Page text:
Cards Firmly Stacked in Marina Bay Sands Favor as Its Posts Record Profits
Yasmine Yahya – Straits Times
Singapore. Wealthy gamblers came out in full force to play at the Marina Bay Sands gaming tables last quarter, helping the casino achieve its most impressive numbers since opening in Singapore two years ago.
The flood of wealthy gamblers patronising the resort between January and last month prompted Sheldon Adelson, the chief executive of MBS’ parent firm Las Vegas Sands, to say that he was “constantly surprised” by the vast numbers of high rollers in the world.
But there are no plans to draw in more such high rollers through junket operators, Adelson said.
Last month, Singapore’s Casino Regulatory Authority granted licences to two Malaysian junket operators, letting them take big spenders to MBS’ rival Resorts World Sentosa (RWS).
But unlike in Macau, Mr Adelson, speaking on a conference call to analysts, noted that junket operators who bring gamblers to Singapore are not allowed to share commissions with anyone else or to give out credit to their customers.
“So they’re the equivalent of our more than 100 sales people,” he said. “So what are we going after them for? We don’t see that RWS has any advantage over us.”
Business from cashed-up punters pushed up MBS’ first-quarter operating profits by 66 per cent from the same period last year to $472.5 million.
Revenue at MBS’ casino business shot up 51 per cent from a year earlier to $701 million.
A significant portion of the gambling activity was during the Chinese New Year holiday, said Las Vegas Sands’ president of global gaming operations, Robert Goldstein.
Although it will be nearly another year until the festival rolls around again, he said in the conference call with analysts that he was optimistic MBS will continue to grow strongly in the next few quarters.
Singapore is a “very, very exciting place to travel for Asians’ and there is little competition in the gaming industry here, with only two players – MBS and Genting’s RWS.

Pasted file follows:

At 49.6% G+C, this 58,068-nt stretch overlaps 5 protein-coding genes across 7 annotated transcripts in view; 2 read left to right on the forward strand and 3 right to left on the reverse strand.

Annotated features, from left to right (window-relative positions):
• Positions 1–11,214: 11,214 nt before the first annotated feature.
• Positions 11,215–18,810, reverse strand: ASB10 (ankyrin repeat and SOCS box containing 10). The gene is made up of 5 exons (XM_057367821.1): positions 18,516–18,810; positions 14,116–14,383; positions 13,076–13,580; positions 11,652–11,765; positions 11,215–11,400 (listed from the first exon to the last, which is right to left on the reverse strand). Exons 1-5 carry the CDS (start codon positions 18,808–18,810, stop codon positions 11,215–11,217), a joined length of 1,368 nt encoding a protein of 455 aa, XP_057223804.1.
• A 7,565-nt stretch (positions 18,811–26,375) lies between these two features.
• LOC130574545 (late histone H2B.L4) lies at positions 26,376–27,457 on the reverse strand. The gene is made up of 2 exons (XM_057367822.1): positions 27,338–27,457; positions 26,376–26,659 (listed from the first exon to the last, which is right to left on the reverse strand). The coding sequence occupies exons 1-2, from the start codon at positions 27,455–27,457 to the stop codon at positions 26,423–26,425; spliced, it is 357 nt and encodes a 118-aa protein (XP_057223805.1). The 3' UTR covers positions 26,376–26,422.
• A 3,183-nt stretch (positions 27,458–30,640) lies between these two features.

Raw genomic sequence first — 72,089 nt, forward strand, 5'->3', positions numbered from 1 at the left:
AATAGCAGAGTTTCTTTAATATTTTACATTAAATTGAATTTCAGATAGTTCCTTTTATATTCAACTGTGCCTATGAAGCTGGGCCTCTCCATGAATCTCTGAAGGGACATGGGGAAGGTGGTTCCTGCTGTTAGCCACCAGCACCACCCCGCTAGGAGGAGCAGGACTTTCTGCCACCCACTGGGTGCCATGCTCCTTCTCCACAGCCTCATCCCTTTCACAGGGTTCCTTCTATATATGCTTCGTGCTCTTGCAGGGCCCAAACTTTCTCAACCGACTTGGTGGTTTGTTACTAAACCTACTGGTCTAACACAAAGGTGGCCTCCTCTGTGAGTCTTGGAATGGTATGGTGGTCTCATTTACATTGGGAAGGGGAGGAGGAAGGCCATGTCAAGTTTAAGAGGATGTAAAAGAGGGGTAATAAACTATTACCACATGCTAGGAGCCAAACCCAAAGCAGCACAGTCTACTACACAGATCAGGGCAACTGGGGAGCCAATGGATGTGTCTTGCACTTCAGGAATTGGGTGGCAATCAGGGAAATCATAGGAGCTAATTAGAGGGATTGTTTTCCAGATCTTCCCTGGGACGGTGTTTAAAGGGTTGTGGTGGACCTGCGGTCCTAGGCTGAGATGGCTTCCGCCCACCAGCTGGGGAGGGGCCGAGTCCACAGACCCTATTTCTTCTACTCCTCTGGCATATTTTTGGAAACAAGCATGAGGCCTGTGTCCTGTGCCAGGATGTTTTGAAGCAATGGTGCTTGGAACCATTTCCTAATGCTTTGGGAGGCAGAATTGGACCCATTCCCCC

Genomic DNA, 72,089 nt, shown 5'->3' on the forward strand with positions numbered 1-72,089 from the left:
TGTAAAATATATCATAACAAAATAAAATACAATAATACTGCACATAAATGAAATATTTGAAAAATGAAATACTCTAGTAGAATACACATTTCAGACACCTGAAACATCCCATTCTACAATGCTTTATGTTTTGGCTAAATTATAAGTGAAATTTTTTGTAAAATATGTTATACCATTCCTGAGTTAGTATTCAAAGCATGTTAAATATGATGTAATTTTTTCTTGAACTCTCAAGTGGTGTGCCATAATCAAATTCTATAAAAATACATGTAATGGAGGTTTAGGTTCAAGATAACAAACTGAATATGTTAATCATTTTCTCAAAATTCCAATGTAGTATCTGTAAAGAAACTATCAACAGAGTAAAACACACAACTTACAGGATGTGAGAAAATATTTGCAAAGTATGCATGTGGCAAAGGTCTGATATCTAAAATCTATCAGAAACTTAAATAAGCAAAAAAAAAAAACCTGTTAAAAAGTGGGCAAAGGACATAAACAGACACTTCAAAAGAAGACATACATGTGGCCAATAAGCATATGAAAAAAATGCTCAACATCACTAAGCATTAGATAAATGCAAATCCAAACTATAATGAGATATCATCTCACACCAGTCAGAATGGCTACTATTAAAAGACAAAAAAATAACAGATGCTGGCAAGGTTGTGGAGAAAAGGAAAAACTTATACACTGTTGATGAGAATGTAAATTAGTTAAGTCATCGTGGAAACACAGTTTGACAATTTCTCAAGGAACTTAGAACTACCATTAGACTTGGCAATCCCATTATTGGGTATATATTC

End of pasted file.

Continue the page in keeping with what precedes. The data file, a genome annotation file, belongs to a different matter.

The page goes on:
“I don’t think there’s any question to growth in Singapore in the future,” Goldstein said.
Adelson noted that some stock analysts had previously raised concerns that the number of VIP gamblers in Singapore seemed to have reached a plateau. He disagreed, saying: “The word ‘plateau’, in terms of Asia, is not in our vocabulary.”
Adelson said that there was a time when the gaming industry believed there were only about 150 high rollers in the world. But these days, MBS hosts that many VIP gamblers within a week or two.
“There are an awful lot of people who are playing all around the world and from many different countries that nobody even thought of before,” Adelson said.
Profits at parent company Las Vegas Sands more than doubled to US$489.9 million in the first quarter compared with the same period a year earlier, boosted by the strong performance of MBS and its Macau casinos. Las Vegas Sands’ revenue jumped nearly 31 per cent to a record US$2.76 billion.
“We’re cooking on all cylinders,” Adelson said.
The non-casino segments of MBS also racked up strong numbers in the first quarter. Revenue from the hotels business grew 38 per cent from the same period a year ago as rooms were almost fully occupied throughout the three months.
The Marina Bay Shoppes mall took in 25 per cent higher revenue compared with a year ago.